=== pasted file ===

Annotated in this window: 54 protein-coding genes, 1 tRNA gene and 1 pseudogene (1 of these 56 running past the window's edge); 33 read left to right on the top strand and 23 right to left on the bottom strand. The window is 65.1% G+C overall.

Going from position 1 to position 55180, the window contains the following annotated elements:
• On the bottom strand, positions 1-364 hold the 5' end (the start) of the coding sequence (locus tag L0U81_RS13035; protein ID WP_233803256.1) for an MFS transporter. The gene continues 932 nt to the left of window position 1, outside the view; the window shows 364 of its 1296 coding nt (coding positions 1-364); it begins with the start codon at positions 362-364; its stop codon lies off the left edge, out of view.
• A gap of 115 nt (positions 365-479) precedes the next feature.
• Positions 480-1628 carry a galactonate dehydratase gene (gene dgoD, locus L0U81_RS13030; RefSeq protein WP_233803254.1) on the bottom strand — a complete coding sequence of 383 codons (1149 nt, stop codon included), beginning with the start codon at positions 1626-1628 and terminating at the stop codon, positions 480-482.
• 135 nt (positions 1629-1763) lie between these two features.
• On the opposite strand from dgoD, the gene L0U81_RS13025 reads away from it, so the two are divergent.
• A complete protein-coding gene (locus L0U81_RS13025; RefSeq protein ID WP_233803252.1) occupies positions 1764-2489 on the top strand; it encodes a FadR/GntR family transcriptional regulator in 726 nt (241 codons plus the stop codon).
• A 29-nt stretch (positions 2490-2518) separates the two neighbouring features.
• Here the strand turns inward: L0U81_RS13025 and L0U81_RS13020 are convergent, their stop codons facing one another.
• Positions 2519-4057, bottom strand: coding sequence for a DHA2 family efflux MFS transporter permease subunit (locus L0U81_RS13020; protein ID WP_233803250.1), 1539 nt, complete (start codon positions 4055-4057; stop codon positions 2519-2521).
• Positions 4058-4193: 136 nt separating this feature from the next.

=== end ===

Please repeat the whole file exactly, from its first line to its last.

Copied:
Annotated in this window: 54 protein-coding genes, 1 tRNA gene and 1 pseudogene (1 of these 56 running past the window's edge); 33 read left to right on the top strand and 23 right to left on the bottom strand. The window is 65.1% G+C overall.

Going from position 1 to position 55180, the window contains the following annotated elements:
• On the bottom strand, positions 1-364 hold the 5' end (the start) of the coding sequence (locus tag L0U81_RS13035; protein ID WP_233803256.1) for an MFS transporter. The gene continues 932 nt to the left of window position 1, outside the view; the window shows 364 of its 1296 coding nt (coding positions 1-364); it begins with the start codon at positions 362-364; its stop codon lies off the left edge, out of view.
• A gap of 115 nt (positions 365-479) precedes the next feature.
• Positions 480-1628 carry a galactonate dehydratase gene (gene dgoD, locus L0U81_RS13030; RefSeq protein WP_233803254.1) on the bottom strand — a complete coding sequence of 383 codons (1149 nt, stop codon included), beginning with the start codon at positions 1626-1628 and terminating at the stop codon, positions 480-482.
• 135 nt (positions 1629-1763) lie between these two features.
• On the opposite strand from dgoD, the gene L0U81_RS13025 reads away from it, so the two are divergent.
• A complete protein-coding gene (locus L0U81_RS13025; RefSeq protein ID WP_233803252.1) occupies positions 1764-2489 on the top strand; it encodes a FadR/GntR family transcriptional regulator in 726 nt (241 codons plus the stop codon).
• A 29-nt stretch (positions 2490-2518) separates the two neighbouring features.
• Here the strand turns inward: L0U81_RS13025 and L0U81_RS13020 are convergent, their stop codons facing one another.
• Positions 2519-4057, bottom strand: coding sequence for a DHA2 family efflux MFS transporter permease subunit (locus L0U81_RS13020; protein ID WP_233803250.1), 1539 nt, complete (start codon positions 4055-4057; stop codon positions 2519-2521).
• Positions 4058-4193: 136 nt separating this feature from the next.